Freeman v. Turner

Annotate this Case

374 So. 2d 354 (1979)

C. B. FREEMAN and Freeman Construction Company v. Alfonza TURNER and DeOliver H. Turner.

Civ. 1838.

Court of Civil Appeals of Alabama.

August 29, 1979.

B. Greg Wood of Love, Love & Lawrence, Talladega, for appellant.

Ray F. Robbins, II of Gaines, Cleckler & Robbins, P. C., Talladega, for appellees.

HOLMES, Judge.

Plaintiff sued defendant for alleged defects in the construction of plaintiff's house. Defendant appeals from a jury verdict in the amount of $7,500 and from a denial of a motion for judgment notwithstanding the verdict or in the alternative for a new trial.

The dispositive issue is whether the evidence supports the verdict. We find it does and affirm.

At the trial of the case, evidence was adduced which tended to reveal several defects in construction. Among these was a problem with the mortar used in bricking the house which was causing it to crumble. As a consequence of this, the bricks were coming loose in certain areas.

Plaintiff called one Harry Lee who was a local contractor with eighteen years experience in the construction business. After examining the house and ascertaining that repair work was necessary, he prepared the lowest estimate of the costs involved. It was his opinion the problem was caused by an overabundance of sand in the mortar and that many, if not all, the bricks would have to be replaced. Based upon his familiarity with the cost of materials and labor in the vicinity, Lee estimated that the necessary repair work would cost $7,500.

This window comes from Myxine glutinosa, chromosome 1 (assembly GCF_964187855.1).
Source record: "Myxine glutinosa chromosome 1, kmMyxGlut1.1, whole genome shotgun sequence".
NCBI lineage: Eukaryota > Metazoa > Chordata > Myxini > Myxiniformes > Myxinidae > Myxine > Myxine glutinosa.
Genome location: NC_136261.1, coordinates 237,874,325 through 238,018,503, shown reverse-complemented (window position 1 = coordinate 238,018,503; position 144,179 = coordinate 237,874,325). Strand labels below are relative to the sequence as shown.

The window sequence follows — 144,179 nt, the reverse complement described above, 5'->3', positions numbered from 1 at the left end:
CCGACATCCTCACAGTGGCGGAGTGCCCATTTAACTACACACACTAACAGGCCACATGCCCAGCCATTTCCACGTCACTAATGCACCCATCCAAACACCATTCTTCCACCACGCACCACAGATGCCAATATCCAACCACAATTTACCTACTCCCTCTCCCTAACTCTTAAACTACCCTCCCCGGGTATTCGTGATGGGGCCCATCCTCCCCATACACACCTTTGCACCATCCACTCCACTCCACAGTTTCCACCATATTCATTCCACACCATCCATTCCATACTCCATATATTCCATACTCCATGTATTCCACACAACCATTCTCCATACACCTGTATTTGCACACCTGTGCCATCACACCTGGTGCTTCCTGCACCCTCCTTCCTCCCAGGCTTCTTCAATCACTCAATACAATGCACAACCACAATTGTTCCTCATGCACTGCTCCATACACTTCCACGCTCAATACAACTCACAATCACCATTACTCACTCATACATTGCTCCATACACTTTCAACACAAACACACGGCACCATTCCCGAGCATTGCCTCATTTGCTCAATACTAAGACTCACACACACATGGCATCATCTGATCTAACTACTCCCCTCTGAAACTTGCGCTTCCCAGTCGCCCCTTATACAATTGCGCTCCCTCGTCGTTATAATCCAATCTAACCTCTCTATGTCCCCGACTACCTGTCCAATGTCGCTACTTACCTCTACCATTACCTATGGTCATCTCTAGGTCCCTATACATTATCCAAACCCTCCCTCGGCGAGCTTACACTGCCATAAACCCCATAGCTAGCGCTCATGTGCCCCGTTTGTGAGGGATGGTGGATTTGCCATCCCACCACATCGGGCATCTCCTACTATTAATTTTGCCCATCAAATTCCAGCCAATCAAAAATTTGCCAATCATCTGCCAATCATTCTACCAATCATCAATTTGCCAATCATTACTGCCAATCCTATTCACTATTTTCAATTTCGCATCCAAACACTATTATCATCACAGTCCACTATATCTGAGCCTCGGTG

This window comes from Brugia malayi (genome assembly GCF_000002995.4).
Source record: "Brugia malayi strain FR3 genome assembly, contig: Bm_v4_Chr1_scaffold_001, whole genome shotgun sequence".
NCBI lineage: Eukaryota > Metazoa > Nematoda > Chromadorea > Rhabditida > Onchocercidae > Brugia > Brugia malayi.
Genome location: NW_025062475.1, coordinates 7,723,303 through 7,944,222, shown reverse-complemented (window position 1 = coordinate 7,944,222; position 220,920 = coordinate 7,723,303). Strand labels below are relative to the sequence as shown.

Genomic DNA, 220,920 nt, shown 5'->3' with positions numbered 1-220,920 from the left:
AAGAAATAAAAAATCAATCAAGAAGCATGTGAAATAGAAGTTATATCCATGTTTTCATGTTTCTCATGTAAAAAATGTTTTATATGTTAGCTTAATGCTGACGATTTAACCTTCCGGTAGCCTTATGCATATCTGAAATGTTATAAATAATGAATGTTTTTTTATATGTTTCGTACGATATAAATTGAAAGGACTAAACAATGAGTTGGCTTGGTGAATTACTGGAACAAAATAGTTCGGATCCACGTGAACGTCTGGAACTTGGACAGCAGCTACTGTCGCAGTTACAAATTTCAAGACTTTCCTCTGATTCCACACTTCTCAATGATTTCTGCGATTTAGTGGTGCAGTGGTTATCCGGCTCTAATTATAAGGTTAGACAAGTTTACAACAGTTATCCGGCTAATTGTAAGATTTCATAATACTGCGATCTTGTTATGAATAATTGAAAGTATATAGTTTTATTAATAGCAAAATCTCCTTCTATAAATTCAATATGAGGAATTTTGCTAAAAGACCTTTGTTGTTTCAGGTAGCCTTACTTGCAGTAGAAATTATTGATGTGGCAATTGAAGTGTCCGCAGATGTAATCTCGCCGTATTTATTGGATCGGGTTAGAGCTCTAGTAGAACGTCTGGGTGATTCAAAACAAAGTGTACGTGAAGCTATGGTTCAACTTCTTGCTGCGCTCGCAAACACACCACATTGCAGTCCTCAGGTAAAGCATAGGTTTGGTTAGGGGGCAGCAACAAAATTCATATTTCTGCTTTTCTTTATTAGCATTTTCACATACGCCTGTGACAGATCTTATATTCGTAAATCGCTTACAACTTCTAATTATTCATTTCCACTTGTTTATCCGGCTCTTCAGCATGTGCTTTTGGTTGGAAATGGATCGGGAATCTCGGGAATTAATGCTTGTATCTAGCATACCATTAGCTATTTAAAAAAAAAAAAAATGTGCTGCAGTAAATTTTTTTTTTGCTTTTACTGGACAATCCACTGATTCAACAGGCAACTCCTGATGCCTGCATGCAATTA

Defendant neither challenged Mr. Lee's competency to give this testimony nor offered any evidence of its own on the costs *355 involved. After the verdict of $7,500 was returned by the jury and judgment entered, defendant moved for judgment notwithstanding the verdict or in the alternative for a new trial on the grounds the verdict was excessive and not supported by the evidence.

Thus, as indicated above, the sole and dispositive issue is whether there is evidence to support the amount of the verdict.

It is well settled that a jury verdict is presumed correct and that it will not be disturbed unless it is clearly wrong or unjust. Nationwide Mutual Insurance Co. v. Herren, Ala.Civ.App., 362 So. 2d 253, writ denied, Ala., Ex parte Nationwide Mutual Insurance Co., 362 So. 2d 256 (1978). This presumption of correctness is strengthened by the denial of a motion for new trial. Mobile Home Brokers v. Clark, Inc., Ala. Civ.App., 346 So. 2d 1156 (1977).

When the overruled motion was made on the grounds that the verdict is excessive, we will not substitute our judgment for that of the jury and trial judge unless the amount is so excessive as to indicate passion, prejudice, corruption, or mistake on the part of the jury. AVCO Corp. v. Richardson, 285 Ala. 538, 234 So. 2d 556 (1970). Similarly, when the trial court refuses to grant a new trial on the ground the verdict is contrary to the evidence, we will not reverse unless after allowing all reasonable presumptions of correctness, the preponderance of the evidence is so decided as to clearly convince us that it is wrong and unjust. Walker v. Cardwell, Ala., 348 So. 2d 1049 (1977).

Here, there was unobjected to, competent evidence from an experienced contractor in the community that it would cost $7,500 to repair plaintiff's home. This was the only evidence before the jury relative to the measure of damages.

Keeping in mind the above referenced standards of appellate review, there is no error sufficient to justify reversal.

Plaintiff requests this court impose sanctions against defendant for a frivolous appeal. See ARAP Rule 38. We decline to do so.

This case is due to be affirmed.


WRIGHT, P. J., and BRADLEY, J., concur.